“Violent gangs have ravaged Haiti, and, all too often, Americans in Haiti have been targets of their violence,” said U.S. Attorney Matthew M. Graves for the District of Columbia. “These two defendants not only helped lead a prominent violent gang in Haiti, but they were also intimately involved in arming the gang and laundering ransom proceeds the gang obtained from kidnapping Americans. Preventing them from illegally shipping anymore firearms or laundering the proceeds of kidnappings strikes a critical blow against the gang they once led.”
“Violent, well-armed gangs pose an ongoing threat to U.S. Citizens who live in or travel to Haiti,” said FBI Special Agent in Charge Jeffrey B. Veltri, of the Miami Field Office. “As Joly Germine and Eliande Tunis have just learned, the FBI is dedicated to disrupting and dismantling gangs who undertake hostage-taking of U.S. Citizens anywhere. This includes taking away their ability to wreak violence on the innocent using smuggled firearms.”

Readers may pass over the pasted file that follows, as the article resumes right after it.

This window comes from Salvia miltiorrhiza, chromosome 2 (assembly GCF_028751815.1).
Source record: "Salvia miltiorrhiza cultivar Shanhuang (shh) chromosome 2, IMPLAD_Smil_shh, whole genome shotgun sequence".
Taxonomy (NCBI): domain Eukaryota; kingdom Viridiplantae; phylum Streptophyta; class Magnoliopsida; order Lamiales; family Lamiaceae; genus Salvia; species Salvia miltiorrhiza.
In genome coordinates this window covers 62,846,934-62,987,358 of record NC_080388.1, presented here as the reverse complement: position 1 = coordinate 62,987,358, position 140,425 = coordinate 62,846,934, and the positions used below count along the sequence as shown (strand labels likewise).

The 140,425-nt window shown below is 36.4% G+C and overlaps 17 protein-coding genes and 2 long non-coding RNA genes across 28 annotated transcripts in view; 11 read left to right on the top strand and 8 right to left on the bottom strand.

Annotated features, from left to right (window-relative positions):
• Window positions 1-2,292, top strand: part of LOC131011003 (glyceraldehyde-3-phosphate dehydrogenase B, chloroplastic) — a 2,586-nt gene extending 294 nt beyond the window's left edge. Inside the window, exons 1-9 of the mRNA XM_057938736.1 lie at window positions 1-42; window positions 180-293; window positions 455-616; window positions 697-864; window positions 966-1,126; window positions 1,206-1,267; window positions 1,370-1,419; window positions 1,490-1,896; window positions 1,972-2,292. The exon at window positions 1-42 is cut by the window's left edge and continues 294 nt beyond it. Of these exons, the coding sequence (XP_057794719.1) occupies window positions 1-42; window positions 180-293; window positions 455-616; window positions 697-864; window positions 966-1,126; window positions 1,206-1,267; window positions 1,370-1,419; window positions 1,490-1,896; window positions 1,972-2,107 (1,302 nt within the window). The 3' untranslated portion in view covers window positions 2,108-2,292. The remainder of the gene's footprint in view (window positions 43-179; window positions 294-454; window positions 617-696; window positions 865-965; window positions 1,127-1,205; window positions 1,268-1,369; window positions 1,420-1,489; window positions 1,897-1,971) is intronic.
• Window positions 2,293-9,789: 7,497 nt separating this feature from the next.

According to the evidence the government presented at trial, from at least March through November 2021, Germine, Tunis, and two co-defendants conspired with each other and with other gang members in Haiti to acquire and supply firearms to the 400 Mawozo gang in Haiti. Germine directed the gang’s operations from a Haitian prison using unmonitored cell phones, including directing gang members in Haiti to transfer money to Tunis and others in the U.S. for the purpose of obtaining firearms for the gang. Germine then provided Tunis and the two other U.S.-based co-defendants, all Florida residents, specifications for firearms and ammunition that Germine and other gang leaders wanted sent to Haiti. Tunis and the two co-defendants then purchased at least 24 rifles, handguns and a shotgun at Florida gun shops while falsely stating that they were the “actual buyers” of the firearms, when they were in fact acting as straw purchasers for Germine. In approximately May 2021, Tunis smuggled firearms and ammunition to Haiti in containers disguised as food and household goods. In October 2021, Tunis shipped additional firearms and ammunition to Haiti, again by smuggling the firearms, but those firearms were seized by the FBI before they left the U.S.